“It is good that both presidents are looking for ways to move forward. There is no doubt that the Biden administration considers the Indo-Pacific as its main focus. US policy toward regions such as Europe is viewed through that lens.” ,” Goldgear told VOA.

The US delegation to the OECD ministerial in October also includes John Kerry, the Special Presidential Envoy for Climate, and US Trade Representative Catherine Tai, the State Department said in a statement.

US Secretary of State Antony Blinken visits an exhibition on the Marshall Plan with Mathias Corman, Secretary-General of Australia’s Organization for Economic Co-operation and Development (OECD), at the OECD’s headquarters, October 5, 2021, in Paris.

OECD and China

The OECD gathering will discuss the climate crisis, promote the transition to net-zero emissions, as well as continue its commitment to shared values ​​such as democracy, rule of law and human rights on the principles of market-economy.

A senior State Department official said another focus during the OECD meeting is on the Blue Dot network, a mechanism to certify infrastructure projects that meet strong international quality standards.

The United States, Japan and Australia launched the Blue Dot network in 2019. Named for simply observing Earth from space as a “blue dot,” it encourages growth by certifying public-private investments in global infrastructure that are market-driven, transparent. , and environmentally sustainable.

Matt Murray, a senior official with the State Department’s Bureau of Economic and Business Affairs, said during a phone call, “The administration is very involved in engaging like-minded partners and allies to talk about the behavior of non-market economies, including China. is interested.” Briefing on Friday.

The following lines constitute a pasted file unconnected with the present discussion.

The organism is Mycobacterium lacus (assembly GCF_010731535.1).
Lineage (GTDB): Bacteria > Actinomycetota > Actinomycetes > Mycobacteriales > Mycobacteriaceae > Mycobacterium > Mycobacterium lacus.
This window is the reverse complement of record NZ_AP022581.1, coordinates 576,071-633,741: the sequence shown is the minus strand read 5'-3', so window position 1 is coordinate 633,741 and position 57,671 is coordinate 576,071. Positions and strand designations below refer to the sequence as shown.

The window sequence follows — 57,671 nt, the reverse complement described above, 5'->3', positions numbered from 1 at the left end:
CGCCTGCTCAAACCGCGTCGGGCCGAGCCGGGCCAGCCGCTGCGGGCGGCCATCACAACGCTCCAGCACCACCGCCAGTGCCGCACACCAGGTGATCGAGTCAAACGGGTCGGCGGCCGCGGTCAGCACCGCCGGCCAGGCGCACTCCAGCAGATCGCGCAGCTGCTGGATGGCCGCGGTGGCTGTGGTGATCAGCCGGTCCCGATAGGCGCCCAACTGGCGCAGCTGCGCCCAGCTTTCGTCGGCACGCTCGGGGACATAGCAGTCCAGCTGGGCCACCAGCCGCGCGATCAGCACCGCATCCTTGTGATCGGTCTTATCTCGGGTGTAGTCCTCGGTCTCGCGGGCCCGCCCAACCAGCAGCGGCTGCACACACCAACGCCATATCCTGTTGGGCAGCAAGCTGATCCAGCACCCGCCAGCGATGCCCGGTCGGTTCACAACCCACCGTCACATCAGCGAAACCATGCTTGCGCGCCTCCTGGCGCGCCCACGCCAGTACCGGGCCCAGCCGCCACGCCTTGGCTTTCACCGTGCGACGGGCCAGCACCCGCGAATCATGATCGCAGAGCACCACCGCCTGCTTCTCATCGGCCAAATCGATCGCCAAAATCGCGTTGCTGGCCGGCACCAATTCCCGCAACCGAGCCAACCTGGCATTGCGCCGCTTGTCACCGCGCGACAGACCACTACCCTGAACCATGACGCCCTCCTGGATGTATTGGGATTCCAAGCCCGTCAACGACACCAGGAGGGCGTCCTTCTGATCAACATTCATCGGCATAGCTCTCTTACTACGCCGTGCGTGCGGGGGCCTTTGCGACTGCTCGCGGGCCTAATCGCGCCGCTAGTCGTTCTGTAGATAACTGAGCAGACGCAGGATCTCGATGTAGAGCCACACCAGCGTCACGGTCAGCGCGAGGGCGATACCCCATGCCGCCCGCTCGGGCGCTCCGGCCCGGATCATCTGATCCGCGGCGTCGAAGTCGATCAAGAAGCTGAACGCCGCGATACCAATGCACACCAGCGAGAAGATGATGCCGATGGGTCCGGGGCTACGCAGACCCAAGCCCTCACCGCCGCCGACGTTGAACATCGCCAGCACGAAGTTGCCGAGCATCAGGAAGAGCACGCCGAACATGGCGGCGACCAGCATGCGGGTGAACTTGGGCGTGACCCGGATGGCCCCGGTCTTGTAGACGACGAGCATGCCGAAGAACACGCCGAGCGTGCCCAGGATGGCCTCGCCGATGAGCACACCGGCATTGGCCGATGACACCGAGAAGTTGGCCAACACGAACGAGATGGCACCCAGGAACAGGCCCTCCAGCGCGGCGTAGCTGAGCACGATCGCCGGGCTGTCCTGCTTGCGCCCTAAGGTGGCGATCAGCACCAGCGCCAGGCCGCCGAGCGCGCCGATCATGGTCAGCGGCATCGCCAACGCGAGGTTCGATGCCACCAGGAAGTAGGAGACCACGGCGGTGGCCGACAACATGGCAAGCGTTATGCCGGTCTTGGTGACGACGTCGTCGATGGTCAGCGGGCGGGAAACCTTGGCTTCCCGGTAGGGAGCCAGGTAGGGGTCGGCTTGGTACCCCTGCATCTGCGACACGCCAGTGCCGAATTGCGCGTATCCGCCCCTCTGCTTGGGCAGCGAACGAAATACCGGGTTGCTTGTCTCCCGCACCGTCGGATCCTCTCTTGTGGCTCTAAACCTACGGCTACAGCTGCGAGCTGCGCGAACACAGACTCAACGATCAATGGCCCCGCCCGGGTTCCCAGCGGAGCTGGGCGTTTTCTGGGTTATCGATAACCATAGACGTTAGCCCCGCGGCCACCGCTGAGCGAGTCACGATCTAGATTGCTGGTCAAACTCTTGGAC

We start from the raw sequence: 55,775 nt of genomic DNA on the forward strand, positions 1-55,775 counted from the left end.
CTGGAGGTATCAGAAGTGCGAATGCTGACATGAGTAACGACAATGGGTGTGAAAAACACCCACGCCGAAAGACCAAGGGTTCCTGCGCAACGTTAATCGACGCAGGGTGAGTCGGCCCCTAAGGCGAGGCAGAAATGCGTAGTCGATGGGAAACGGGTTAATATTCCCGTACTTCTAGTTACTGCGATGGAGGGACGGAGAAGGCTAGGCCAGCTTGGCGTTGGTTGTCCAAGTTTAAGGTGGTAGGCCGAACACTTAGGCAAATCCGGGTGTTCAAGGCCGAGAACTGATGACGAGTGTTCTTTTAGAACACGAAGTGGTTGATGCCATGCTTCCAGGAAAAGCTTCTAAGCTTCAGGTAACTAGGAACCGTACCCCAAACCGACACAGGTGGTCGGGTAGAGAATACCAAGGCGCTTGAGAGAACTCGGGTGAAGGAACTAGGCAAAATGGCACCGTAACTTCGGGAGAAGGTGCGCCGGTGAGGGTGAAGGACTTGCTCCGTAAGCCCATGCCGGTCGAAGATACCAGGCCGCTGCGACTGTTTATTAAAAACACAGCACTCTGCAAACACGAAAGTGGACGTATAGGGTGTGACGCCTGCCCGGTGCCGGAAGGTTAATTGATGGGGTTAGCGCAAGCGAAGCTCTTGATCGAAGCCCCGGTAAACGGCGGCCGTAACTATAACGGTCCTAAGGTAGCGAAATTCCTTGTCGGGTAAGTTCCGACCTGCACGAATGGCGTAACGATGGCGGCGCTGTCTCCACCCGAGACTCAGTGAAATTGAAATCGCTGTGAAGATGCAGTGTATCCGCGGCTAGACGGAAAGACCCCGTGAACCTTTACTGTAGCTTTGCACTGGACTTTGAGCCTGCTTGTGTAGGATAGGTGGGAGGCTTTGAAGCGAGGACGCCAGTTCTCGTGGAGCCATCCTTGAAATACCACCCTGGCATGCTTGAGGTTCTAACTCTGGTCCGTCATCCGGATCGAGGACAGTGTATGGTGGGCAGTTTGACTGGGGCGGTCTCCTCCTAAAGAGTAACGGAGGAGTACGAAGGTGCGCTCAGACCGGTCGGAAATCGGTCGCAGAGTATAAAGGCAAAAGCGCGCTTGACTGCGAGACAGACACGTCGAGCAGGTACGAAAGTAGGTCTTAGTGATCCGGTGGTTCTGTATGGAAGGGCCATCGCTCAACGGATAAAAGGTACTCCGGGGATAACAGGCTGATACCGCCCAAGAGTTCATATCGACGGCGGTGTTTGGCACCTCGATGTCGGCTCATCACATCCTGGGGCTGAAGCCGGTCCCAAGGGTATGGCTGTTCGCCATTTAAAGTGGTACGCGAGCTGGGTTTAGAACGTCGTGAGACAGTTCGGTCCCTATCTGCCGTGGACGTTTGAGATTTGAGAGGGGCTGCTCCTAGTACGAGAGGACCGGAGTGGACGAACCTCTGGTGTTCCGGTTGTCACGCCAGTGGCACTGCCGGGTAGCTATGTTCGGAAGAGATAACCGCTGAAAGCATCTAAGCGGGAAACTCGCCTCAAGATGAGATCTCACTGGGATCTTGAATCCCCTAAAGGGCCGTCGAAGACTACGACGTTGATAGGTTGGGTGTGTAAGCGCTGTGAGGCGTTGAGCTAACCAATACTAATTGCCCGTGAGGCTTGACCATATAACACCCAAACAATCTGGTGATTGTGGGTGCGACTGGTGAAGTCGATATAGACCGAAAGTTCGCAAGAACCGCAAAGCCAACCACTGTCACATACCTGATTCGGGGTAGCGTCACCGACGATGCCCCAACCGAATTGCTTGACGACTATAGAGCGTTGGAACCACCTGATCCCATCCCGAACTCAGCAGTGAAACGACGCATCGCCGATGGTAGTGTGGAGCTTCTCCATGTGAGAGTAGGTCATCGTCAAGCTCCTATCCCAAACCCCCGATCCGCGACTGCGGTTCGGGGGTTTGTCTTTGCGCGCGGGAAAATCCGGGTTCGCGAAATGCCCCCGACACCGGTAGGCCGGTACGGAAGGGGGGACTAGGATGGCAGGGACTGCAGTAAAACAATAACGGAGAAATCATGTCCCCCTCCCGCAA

Murray told the VOA that China would participate in the OECD meeting as an observer.

“Aside from the Ministerial Council meeting, and more generally, the US government has conducted a comprehensive review of US-China trade relations as the United States welcomes healthy, fair competition with our trading partners. and economic with the PRC. Competition should be fair,” Murray said.

Blinken Head to Mexico

Blinken’s week-long visit includes a stop at Stanford University, as well as meetings in Mexico City from October 7-8 for US-Mexico high-level security talks.

Mexico’s Foreign Minister Marcelo Ebrard said this week that he would join US Homeland Security Secretary Alejandro Meyercas and US Attorney General Merrick Garland to discuss security issues.

The high-level meeting comes amid the recent migration crisis as thousands of Haitian migrants gathered at the US-Mexico border last month.

The Biden administration confirmed on September 24 that a makeshift camp where 15,000 Haitian migrants faced depressing conditions at the US-Mexico border is now empty.

In late September, Mexico also began sending Haitian migrants back to their homeland.

Some information for this report has been obtained from The Associated Press and Reuters